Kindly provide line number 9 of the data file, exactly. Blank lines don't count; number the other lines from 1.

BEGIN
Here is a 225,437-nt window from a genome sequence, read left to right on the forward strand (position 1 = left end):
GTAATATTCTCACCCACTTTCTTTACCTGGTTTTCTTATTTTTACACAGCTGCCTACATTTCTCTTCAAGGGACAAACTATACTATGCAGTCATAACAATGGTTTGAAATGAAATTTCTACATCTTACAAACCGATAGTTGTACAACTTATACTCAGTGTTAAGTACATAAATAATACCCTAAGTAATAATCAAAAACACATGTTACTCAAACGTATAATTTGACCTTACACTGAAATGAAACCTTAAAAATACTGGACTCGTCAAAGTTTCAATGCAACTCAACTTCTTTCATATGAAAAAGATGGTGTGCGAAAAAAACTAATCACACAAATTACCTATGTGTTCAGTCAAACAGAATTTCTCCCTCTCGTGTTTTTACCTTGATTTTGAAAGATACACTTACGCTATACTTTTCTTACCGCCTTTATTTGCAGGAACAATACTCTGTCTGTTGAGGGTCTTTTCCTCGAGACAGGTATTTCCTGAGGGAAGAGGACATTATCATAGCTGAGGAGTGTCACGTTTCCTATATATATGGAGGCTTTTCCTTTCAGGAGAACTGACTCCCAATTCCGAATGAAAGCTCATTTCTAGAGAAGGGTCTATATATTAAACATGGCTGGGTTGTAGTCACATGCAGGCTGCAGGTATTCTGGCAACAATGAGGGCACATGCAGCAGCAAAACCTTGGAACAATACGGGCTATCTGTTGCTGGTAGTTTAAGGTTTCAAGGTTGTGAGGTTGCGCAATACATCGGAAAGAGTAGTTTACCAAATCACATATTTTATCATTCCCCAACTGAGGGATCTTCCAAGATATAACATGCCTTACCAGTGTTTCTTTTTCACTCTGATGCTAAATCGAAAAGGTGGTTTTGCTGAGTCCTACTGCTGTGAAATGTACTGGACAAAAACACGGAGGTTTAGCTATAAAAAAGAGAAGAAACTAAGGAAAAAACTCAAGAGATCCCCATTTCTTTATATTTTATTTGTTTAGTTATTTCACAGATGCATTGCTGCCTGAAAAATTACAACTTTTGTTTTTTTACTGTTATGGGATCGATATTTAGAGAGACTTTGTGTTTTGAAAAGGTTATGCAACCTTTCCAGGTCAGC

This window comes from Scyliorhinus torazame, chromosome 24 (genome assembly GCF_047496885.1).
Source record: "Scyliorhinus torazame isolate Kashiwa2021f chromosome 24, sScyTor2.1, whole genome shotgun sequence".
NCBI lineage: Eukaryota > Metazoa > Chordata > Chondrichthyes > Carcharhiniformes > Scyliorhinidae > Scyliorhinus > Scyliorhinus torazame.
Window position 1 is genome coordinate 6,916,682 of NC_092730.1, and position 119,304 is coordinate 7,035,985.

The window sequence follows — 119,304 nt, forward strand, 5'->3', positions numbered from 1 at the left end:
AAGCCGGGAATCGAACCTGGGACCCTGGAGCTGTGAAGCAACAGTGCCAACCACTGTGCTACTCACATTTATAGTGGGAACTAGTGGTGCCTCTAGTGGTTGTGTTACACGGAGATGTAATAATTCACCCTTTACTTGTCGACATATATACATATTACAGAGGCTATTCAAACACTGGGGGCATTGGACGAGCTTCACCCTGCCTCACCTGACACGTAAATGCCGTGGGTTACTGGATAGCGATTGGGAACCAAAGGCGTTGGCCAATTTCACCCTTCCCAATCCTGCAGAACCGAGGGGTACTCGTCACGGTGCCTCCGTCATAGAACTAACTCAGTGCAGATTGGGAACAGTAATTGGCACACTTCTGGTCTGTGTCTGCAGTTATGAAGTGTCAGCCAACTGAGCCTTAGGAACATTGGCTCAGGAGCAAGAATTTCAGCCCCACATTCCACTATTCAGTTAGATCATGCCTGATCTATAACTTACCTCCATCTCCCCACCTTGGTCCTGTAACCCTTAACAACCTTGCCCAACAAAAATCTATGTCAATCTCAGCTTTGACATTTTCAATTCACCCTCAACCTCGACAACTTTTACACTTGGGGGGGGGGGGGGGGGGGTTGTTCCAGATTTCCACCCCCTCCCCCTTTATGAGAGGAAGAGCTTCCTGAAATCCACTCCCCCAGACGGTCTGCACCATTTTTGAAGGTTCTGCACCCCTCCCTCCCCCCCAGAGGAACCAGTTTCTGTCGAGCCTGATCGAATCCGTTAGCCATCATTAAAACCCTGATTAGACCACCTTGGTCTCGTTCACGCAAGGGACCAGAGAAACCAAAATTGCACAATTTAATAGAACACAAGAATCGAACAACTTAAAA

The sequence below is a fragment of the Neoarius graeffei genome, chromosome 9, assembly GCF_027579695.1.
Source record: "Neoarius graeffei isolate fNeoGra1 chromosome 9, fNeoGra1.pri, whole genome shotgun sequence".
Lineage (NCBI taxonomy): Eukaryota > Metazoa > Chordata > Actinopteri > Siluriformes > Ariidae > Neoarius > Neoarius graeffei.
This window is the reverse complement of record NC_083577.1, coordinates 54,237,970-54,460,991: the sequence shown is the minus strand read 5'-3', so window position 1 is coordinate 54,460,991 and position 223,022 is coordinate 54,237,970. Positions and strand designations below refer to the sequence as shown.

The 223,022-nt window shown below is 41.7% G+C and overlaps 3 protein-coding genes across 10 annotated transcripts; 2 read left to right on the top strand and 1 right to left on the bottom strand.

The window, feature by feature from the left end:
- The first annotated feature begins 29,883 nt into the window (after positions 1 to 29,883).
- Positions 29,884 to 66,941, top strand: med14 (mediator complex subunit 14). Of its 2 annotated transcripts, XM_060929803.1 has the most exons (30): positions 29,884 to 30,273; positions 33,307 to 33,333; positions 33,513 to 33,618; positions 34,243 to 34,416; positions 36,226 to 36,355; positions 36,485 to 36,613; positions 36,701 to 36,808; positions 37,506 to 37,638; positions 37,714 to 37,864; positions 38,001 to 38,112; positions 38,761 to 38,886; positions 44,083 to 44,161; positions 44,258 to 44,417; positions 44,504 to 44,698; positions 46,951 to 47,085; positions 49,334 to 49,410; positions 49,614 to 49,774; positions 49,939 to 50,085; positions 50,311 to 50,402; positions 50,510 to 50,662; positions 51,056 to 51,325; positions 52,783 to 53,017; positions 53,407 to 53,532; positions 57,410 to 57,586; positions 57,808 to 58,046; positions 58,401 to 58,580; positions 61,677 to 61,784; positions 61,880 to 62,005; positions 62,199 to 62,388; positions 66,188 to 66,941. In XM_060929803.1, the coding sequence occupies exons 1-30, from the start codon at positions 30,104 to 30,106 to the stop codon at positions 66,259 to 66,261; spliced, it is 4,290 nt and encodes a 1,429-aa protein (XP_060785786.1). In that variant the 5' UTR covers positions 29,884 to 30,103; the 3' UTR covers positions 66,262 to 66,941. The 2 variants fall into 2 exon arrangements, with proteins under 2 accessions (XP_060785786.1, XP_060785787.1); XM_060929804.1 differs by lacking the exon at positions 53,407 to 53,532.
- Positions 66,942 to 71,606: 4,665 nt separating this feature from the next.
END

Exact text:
The sequence below is a fragment of the Neoarius graeffei genome, chromosome 9, assembly GCF_027579695.1.